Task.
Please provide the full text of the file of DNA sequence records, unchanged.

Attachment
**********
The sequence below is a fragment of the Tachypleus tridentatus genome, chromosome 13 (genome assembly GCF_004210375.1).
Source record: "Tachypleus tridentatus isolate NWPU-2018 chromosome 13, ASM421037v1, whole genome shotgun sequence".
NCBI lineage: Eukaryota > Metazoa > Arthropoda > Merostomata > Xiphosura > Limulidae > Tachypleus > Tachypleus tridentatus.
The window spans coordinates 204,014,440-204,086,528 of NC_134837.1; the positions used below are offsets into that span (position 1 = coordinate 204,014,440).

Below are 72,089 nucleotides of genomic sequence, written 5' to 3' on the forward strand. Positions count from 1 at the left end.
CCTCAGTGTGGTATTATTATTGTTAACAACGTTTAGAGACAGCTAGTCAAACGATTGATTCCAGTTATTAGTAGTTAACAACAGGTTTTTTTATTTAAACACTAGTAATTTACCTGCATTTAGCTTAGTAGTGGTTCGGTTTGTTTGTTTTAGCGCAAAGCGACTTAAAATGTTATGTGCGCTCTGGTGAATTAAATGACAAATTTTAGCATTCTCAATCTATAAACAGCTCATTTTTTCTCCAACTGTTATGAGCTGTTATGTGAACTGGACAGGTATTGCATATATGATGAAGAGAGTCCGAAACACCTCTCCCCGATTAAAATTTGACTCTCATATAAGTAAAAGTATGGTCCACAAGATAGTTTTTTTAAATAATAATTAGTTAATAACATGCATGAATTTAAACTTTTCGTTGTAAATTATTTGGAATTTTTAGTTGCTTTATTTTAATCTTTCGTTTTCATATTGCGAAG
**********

The sequence below is a fragment of the Tachypleus tridentatus genome, chromosome 13 (genome assembly GCF_004210375.1).
Source record: "Tachypleus tridentatus isolate NWPU-2018 chromosome 13, ASM421037v1, whole genome shotgun sequence".
NCBI lineage: Eukaryota > Metazoa > Arthropoda > Merostomata > Xiphosura > Limulidae > Tachypleus > Tachypleus tridentatus.
The window spans coordinates 204,014,440-204,086,528 of NC_134837.1; the positions used below are offsets into that span (position 1 = coordinate 204,014,440).

Below are 72,089 nucleotides of genomic sequence, written 5' to 3' on the forward strand. Positions count from 1 at the left end.
CCTCAGTGTGGTATTATTATTGTTAACAACGTTTAGAGACAGCTAGTCAAACGATTGATTCCAGTTATTAGTAGTTAACAACAGGTTTTTTTATTTAAACACTAGTAATTTACCTGCATTTAGCTTAGTAGTGGTTCGGTTTGTTTGTTTTAGCGCAAAGCGACTTAAAATGTTATGTGCGCTCTGGTGAATTAAATGACAAATTTTAGCATTCTCAATCTATAAACAGCTCATTTTTTCTCCAACTGTTATGAGCTGTTATGTGAACTGGACAGGTATTGCATATATGATGAAGAGAGTCCGAAACACCTCTCCCCGATTAAAATTTGACTCTCATATAAGTAAAAGTATGGTCCACAAGATAGTTTTTTTAAATAATAATTAGTTAATAACATGCATGAATTTAAACTTTTCGTTGTAAATTATTTGGAATTTTTAGTTGCTTTATTTTAATCTTTCGTTTTCATATTGCGAAG